Managed Web app assessments usually combine network and application scanning technologies. Service providers will typically conduct port and vulnerability scans to get the basic OS design and to understand the environment in which the Web app is set up, then use either proprietary or commercial Web app scanners to detect vulnerabilities.
Automated Solutions on the Rise
The other basic approach to vetting security bugs and vulnerabilities from your custom code is to acquire software that performs the same function as the expensive outsourced consultant. While most of the available solutions are relatively immature and limited in scope, as a group they offer you a variety of ways for testing app security and robustness.
Products fall into four general groups: source code scanners, application scanners, compile-time analyzers and secure development resources. The first three allow programming teams to verify the security of their applications, while the fourth tackles the security of applications from the developer's perspective.
Network scanners like Nessus and Internet Security Systems' System Scanner are frequently used to scan Web apps, but they do little more than look for static attacks, which have little to no chance of being resident in live apps.
Source code scanners are developer and quality assurance tools that identify potentially dangerous functions and methods and can make educated guesses as to the vulnerabilities residing in the app. The newly productized scanners (some consultancies have similar tools they use in their practice) traverse source code trees to identify vulnerabilities with far fewer false positives than their freeware predecessors, such as RATS, Flawfinder and Splint.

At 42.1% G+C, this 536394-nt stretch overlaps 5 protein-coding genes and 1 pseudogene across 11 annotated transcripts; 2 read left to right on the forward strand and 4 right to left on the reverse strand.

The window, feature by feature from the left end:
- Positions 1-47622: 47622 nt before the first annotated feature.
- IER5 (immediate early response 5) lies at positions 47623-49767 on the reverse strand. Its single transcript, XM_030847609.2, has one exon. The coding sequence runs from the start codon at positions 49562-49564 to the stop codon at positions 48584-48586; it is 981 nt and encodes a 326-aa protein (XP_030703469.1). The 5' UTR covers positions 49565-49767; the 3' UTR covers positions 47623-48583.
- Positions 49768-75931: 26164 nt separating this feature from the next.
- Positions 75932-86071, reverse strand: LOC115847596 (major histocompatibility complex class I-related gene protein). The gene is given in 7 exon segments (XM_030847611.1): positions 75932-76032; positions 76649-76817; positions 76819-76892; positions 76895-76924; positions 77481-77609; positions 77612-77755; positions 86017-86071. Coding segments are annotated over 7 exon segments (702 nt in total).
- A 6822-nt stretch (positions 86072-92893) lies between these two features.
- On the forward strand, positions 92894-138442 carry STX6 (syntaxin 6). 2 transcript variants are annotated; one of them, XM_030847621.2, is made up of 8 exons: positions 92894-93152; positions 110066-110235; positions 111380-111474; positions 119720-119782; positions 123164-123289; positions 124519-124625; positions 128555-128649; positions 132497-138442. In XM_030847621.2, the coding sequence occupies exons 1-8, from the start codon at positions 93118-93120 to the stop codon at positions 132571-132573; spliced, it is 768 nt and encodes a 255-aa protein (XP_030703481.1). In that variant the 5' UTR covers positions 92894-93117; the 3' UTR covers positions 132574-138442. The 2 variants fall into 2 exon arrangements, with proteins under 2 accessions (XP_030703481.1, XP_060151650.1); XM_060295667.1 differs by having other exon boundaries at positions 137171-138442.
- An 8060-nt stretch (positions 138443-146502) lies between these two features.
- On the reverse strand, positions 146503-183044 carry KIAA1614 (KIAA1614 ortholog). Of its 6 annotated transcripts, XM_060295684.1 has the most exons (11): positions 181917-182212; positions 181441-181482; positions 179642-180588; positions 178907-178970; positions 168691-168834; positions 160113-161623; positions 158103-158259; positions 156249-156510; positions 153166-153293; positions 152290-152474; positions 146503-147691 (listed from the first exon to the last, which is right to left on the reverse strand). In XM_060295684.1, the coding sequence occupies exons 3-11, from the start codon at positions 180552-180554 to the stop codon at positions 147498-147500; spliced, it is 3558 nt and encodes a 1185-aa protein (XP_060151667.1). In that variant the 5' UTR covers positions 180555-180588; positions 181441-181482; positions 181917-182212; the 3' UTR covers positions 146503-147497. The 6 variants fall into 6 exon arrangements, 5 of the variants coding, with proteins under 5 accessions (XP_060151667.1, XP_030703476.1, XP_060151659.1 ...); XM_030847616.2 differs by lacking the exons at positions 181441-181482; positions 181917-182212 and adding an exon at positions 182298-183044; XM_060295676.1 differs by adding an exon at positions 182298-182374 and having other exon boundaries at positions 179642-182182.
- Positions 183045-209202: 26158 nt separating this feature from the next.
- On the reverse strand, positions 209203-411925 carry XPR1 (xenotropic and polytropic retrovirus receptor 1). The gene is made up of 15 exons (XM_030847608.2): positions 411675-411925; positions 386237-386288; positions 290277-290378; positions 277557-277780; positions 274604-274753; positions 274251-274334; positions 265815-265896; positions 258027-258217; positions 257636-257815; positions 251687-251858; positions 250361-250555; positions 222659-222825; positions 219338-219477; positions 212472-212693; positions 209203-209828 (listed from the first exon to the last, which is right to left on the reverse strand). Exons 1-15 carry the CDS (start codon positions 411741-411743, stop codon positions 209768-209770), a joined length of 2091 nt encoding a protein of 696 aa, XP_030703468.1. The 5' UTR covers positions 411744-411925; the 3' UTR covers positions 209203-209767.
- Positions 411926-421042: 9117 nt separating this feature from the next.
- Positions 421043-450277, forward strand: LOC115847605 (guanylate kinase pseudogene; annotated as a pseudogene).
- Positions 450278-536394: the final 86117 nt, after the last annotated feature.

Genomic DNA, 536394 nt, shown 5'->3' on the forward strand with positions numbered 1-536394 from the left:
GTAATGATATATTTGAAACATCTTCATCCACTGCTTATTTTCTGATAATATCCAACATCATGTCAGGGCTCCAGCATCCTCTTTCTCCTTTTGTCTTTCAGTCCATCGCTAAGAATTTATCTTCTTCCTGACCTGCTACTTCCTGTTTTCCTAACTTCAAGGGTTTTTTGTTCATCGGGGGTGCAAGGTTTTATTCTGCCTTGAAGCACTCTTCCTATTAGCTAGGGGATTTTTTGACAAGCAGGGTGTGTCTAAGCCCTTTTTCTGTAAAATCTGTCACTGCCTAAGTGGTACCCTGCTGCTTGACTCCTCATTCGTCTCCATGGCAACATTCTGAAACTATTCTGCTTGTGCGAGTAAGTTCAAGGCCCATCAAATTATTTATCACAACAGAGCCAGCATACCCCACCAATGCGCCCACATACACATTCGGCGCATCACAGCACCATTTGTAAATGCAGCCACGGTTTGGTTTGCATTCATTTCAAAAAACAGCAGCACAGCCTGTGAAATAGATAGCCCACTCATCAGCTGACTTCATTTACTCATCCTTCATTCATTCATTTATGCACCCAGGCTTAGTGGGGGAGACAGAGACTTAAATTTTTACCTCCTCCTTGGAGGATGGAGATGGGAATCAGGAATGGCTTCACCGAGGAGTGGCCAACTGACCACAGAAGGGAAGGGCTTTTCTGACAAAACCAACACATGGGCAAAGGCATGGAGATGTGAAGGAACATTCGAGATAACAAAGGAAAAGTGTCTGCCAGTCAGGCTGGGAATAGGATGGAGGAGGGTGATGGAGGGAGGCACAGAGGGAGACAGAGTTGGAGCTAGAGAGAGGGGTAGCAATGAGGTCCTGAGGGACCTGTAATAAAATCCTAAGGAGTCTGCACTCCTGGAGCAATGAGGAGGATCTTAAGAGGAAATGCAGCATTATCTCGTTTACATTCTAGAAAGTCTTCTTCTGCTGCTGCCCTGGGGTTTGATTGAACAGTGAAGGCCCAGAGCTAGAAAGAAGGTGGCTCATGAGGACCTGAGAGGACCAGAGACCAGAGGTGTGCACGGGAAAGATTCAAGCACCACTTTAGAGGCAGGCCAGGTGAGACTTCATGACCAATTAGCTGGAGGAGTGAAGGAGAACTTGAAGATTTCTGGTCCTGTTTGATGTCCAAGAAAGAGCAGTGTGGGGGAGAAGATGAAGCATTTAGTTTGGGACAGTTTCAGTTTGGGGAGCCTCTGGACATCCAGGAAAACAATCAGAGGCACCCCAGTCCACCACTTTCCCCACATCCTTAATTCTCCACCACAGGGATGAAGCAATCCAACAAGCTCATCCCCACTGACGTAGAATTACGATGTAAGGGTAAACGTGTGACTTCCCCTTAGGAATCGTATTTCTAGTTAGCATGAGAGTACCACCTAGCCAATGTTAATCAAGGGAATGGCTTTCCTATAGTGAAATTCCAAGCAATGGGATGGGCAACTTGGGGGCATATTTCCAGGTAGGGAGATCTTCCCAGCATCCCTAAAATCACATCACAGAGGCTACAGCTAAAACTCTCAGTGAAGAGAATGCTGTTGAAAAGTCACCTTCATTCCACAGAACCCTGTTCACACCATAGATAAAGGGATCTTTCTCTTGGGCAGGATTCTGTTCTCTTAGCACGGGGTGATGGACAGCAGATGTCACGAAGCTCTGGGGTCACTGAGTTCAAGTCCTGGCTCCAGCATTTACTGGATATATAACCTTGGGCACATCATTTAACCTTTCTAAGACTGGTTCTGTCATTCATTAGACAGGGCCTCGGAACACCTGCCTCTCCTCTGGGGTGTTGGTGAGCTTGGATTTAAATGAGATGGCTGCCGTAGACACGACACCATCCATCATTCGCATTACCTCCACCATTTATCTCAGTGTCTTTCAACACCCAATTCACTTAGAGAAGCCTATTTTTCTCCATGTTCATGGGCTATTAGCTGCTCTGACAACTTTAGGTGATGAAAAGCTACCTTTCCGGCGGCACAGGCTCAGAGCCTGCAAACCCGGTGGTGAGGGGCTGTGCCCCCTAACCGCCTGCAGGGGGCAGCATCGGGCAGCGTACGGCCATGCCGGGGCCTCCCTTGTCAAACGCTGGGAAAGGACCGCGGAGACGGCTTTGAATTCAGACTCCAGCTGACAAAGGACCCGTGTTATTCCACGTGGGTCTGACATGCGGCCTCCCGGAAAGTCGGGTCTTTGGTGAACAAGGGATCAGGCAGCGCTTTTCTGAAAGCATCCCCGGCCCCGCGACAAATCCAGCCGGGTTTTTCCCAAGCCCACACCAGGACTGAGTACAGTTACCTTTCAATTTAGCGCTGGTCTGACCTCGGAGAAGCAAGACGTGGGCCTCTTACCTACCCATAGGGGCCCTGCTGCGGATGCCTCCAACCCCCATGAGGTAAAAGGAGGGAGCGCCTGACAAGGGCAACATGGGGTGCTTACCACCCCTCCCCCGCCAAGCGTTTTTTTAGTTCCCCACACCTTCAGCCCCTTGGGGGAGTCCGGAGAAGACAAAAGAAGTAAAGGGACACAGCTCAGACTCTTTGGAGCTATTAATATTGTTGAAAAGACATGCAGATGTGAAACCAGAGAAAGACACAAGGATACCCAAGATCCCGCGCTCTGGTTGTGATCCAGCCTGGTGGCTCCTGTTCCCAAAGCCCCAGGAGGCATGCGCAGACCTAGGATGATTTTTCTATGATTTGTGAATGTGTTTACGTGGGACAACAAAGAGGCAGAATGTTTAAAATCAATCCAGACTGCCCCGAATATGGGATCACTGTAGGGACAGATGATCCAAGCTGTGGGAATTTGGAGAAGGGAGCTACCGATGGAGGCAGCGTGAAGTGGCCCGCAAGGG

Ounce Lab's Prexis scans C, C++ and, soon, Java code. Prexis uses contextual analysis to determine if function calls are correct and secure. For example, it can look at the strcpy() function, whose frequent misuse in C and C++ results in buffer overflows. Prexis flags it as a risky function and determines if its input variables would allow an attacker to cause a buffer overflow.
It also has the ability to "score" a Web app's overall risk. This doesn't help the developer much, but is useful to product and development managers, who can use the scoring to gauge the Web app's security.
Application scanners employ either interface scanning or binary analysis. Interface scanners crawl Web sites, conduct source code sifting to identify potentially confidential information, and determine, for example, the existence of cross-site scripting, SQL injection and directory traversal attacks. They also pound on all user authentication forms with brute-force and dictionary attacks.
While not adept at detecting race conditions or buffer overflows, these tools will detect many common flaws and are critical for testing enterprise Web apps prior to release. AppScan from Sanctum (recently acquired by Watchfire), Kavado's ScanDo, SPI Dynamics' WebInspect and Application Security's AppDetective are leading scanners. Each has a database of Web attacks in addition to multiple signatures for analyzing spidered source code trees and attacking a site's forms.
Cenzic's Hailstorm has a smaller signature database than its competitors, but it also has a top-notch "fuzzer" (see "Why I Love SPIKE") that applies fuzzy logic to make it extremely proficient at finding buffer overflows.
Binary analysis products are frequently used for final QA by software companies before going GA or by large companies that implement their own commercial-grade proprietary apps. These tools analyze compiled apps' binaries to find potential memory leaks, buffer-overflow injection points, format string bugs and race conditions. Products include @stake's SmartRisk Analyzer, HBGary's BugScan and Halvar Flake's open-source BugScam project. Security Innovations plans to introduce a binary analysis product derived from internally developed scripts and tools.